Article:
Cisco ASA Behaviour with Packet Losses and Overtaking
Using NetData Visibility
A question posed to ask.wireshark by wdurand in September asked why reading a file across a WAN from a NetApp file server was slower than the equivalent writing operation:
The network path included a Cisco ASA, and an explanation for the slow transfer requires an understanding of ASA behaviour. We present here our analysis of similar ASA behaviour, drawing on a pair of concurrent captures taken from both ends of a network path that traversed an ASA, from an Oracle database server to a client workstation. System behaviour is illustrated with NetData charts.
Click on Charts/Graphics to expand!
On the left of the chart is a rapid burst of more than 40 data packets. Black strips are normal data packets. Green strips are packets that might have been overtaken after being recorded by the sniffer, an outcome that NetData deduced from the selective acks and subsequent acknowledgements that appear much sooner than retransmissions could achieve.
One short packet at the end of the green packets is marked by a red strip to indicate that it was probably lost after being recorded by the sniffer. It was retransmitted twice and was acknowledged one round-trip time (RTT) after the second retransmission. All the other retransmissions (circled in red) were unnecessary, as is confirmed by their corresponding D-SACKs (circled in orange).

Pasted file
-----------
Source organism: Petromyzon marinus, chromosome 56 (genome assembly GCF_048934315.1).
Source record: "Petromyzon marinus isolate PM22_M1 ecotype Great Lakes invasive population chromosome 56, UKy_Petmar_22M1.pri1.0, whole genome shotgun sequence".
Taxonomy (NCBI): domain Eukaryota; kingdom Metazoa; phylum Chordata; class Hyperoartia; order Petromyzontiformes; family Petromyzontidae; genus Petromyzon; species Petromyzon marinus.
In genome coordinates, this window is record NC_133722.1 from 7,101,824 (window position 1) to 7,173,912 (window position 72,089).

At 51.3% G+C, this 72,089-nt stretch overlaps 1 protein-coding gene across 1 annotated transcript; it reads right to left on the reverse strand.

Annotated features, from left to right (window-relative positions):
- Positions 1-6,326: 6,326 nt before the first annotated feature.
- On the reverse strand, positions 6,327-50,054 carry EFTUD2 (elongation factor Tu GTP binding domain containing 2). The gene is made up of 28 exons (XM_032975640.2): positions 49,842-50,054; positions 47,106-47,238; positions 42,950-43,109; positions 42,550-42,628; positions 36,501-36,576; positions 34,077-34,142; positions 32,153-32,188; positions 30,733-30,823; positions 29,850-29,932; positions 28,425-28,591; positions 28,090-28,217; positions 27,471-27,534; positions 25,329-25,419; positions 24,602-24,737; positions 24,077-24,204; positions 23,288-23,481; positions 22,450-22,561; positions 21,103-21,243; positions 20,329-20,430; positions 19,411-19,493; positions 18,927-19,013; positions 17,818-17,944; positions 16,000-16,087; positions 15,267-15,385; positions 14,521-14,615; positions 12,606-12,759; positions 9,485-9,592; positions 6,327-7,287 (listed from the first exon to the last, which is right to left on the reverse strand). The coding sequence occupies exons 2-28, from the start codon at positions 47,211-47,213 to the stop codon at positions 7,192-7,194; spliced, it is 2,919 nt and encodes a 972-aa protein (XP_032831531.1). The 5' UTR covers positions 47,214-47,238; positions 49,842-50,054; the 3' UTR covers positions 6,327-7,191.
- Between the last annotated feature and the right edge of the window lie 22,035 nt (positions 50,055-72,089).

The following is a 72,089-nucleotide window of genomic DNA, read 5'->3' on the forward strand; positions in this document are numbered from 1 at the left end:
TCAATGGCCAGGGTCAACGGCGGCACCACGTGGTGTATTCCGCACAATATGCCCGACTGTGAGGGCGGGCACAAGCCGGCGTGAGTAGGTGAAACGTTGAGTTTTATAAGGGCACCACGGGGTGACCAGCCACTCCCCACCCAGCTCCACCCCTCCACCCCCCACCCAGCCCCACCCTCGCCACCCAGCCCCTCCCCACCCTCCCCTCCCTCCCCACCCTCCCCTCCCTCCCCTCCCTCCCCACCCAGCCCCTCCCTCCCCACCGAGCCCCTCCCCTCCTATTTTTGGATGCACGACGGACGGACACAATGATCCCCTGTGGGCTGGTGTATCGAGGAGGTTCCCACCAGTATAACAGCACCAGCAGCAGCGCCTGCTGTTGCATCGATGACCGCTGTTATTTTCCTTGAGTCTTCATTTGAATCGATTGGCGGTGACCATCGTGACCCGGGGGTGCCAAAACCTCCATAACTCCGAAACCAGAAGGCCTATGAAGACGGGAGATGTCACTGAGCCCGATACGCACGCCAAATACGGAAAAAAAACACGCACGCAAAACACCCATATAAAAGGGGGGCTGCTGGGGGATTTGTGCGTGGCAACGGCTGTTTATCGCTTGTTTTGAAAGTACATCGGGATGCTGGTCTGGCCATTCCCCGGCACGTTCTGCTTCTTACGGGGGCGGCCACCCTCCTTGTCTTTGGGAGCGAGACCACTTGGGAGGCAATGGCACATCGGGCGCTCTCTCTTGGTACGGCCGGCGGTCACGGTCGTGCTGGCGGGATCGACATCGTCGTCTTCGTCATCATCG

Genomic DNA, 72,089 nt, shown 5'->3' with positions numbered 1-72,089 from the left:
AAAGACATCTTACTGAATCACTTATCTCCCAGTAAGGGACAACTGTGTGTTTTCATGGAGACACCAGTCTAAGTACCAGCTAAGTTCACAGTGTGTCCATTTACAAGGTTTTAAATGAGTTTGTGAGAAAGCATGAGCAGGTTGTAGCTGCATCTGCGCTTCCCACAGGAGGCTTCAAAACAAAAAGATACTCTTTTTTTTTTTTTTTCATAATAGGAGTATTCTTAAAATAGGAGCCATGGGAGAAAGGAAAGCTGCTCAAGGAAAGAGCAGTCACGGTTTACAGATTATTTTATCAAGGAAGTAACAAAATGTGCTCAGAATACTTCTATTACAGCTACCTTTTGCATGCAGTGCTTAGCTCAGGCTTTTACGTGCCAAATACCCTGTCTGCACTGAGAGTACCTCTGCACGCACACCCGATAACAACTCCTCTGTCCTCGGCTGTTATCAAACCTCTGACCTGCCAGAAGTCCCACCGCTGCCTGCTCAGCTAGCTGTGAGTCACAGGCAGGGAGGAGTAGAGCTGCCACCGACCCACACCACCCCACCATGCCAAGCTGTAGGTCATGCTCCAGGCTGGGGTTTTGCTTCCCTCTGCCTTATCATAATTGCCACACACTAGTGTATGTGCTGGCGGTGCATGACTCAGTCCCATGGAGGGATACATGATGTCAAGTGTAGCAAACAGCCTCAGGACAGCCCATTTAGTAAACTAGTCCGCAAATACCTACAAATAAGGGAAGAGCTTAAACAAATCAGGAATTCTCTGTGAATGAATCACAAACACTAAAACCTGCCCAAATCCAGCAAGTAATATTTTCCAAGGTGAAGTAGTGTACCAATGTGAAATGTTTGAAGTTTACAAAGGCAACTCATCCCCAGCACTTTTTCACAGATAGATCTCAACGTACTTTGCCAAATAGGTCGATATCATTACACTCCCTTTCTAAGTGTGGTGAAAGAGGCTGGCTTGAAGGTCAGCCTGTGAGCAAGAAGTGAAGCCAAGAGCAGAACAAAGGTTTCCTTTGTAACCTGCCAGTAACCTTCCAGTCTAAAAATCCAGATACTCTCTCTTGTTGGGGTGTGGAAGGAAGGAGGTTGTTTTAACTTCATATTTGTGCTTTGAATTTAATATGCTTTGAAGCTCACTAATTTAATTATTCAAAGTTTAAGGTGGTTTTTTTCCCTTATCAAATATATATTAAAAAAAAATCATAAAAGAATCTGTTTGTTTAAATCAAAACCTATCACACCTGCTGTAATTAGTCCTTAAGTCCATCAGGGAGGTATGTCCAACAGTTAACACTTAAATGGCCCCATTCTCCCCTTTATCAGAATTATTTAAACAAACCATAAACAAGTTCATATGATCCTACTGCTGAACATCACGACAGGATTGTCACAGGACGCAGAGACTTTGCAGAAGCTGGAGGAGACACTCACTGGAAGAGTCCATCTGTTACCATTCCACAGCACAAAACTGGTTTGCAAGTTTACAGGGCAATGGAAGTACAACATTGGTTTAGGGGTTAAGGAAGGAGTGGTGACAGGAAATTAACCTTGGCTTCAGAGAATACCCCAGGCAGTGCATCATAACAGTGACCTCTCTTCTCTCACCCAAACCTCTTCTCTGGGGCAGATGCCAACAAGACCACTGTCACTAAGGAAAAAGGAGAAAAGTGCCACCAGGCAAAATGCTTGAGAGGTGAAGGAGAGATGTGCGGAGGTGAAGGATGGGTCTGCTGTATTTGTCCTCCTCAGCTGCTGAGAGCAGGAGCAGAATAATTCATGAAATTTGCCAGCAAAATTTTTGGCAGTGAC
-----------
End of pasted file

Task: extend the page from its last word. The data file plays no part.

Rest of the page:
The gaps in the horizontal bands of selective-ack information – pale blue for acknowledged data and cross-hatched grey for missing data – present a mystery. There must be an alternation between acks with selective-ack information, and acks without. However, the mystery is explained by the next chart that displays the traffic as seen by the client:
Packet strips appear further to the right by an amount that reflects the transit time of the packets. The near-vertical stack of packets in the original large burst now has a decided slope that reflects the speed of the intervening WAN. This is all understandable but the enigma of this chart is that it presents no hint of a sequence gap, whether caused by packet loss or packet overtaking. There are numerous retransmissions, all without an apparent cause. D-SACKs correspond to the retransmissions, but there is no selective ack.
An explanation emerges form the packet IP identifiers. Packet 11183 was forwarded with little delay, but packet 11185 was held until the gap left by the loss of packet 11184 was filled by its retransmission 11254. When the ASA encounters a sequence gap it buffers all the subsequent packets until the gap is filled, and then an unbroken sequence of packets is released for transmission onward to their ultimate destination. In other words, the ASA hides the occurrence of packet loss and overtaking, but relays tell-tale bursts of redundant retransmissions.